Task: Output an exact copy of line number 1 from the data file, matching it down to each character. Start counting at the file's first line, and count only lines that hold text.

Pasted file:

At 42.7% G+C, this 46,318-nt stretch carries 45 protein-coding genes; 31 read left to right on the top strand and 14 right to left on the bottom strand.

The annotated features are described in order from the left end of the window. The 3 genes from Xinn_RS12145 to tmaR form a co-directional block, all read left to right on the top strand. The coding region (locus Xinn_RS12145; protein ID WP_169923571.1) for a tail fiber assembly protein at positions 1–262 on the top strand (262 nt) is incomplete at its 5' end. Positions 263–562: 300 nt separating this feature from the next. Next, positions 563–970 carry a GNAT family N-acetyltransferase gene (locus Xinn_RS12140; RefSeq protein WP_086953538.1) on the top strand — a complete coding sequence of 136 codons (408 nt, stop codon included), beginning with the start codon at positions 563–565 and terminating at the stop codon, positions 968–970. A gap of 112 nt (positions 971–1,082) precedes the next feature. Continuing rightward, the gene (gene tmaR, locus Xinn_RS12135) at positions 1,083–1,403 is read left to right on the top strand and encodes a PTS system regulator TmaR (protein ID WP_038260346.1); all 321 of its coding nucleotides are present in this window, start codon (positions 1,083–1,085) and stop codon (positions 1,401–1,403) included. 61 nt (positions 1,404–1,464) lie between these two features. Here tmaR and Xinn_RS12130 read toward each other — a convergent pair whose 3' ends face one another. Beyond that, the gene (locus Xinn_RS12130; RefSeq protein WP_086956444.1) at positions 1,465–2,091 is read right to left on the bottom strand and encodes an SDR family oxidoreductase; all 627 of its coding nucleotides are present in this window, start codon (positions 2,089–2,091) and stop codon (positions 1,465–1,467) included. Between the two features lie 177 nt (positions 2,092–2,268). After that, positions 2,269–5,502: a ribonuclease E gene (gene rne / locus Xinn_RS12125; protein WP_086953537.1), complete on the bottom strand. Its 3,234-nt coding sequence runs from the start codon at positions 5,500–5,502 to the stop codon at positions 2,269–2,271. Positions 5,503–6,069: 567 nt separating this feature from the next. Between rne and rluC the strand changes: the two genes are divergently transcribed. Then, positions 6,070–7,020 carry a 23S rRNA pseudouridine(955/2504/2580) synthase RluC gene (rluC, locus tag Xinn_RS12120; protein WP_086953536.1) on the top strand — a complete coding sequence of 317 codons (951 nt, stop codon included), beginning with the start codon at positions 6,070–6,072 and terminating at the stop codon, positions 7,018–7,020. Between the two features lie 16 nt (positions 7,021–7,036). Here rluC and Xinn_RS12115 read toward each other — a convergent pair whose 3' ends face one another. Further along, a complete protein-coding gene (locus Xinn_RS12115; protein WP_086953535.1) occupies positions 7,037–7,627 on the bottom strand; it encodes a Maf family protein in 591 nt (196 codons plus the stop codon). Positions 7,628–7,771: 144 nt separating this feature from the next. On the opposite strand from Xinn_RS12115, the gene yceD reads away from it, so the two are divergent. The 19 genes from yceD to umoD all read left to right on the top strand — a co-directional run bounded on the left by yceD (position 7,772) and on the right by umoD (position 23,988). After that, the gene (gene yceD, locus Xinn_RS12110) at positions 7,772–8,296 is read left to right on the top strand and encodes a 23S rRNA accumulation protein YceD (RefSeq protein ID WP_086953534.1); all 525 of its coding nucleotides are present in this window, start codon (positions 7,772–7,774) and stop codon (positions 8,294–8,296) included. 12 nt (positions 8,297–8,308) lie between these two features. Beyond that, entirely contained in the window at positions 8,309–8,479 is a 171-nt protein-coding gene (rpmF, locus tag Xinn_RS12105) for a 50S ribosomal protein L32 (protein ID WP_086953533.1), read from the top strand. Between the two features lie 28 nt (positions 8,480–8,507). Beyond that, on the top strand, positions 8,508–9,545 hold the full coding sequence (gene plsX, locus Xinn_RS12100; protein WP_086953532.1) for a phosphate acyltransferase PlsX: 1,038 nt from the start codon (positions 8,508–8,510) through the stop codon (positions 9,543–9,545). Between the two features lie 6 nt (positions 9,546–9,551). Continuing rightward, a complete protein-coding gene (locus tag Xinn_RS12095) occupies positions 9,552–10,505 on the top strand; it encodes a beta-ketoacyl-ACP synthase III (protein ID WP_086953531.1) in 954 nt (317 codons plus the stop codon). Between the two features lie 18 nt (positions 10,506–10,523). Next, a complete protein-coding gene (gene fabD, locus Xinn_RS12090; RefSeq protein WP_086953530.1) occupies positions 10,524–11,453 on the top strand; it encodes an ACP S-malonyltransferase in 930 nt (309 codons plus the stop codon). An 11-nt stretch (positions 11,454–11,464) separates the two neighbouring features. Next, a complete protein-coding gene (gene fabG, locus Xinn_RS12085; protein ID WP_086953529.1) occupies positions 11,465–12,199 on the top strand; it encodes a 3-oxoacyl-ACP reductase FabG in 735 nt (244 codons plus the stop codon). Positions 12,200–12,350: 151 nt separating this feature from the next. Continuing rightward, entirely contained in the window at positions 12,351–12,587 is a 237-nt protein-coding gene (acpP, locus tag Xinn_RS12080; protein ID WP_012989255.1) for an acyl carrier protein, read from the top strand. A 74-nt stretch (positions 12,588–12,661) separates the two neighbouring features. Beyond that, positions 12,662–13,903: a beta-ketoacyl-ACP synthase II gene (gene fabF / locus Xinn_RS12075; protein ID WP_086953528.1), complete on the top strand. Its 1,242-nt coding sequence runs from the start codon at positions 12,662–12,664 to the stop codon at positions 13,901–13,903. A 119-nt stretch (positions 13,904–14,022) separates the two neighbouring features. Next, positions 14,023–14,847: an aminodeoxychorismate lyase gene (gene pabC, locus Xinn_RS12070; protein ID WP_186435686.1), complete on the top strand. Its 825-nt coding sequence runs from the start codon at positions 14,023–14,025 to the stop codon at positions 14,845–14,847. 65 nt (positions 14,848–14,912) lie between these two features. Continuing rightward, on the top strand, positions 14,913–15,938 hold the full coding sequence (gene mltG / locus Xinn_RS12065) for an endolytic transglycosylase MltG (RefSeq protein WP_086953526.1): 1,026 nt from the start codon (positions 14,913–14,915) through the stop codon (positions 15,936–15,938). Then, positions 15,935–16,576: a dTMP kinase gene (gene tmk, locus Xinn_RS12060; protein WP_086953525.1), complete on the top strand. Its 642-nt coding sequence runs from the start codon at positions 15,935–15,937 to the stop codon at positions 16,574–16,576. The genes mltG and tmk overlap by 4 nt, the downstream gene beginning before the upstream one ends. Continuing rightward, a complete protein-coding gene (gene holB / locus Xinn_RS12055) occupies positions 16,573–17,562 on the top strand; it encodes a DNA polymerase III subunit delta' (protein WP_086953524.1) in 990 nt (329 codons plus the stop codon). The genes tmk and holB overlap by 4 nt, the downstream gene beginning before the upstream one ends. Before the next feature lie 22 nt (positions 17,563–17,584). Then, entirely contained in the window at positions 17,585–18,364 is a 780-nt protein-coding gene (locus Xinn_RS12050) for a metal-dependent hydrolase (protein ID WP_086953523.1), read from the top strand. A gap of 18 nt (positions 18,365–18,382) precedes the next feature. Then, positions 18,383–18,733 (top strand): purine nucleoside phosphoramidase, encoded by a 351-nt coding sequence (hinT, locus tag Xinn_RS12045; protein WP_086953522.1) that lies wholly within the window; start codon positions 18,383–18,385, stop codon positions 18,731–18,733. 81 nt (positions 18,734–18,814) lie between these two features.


At 42.7% G+C, this 46,318-nt stretch carries 45 protein-coding genes; 31 read left to right on the top strand and 14 right to left on the bottom strand.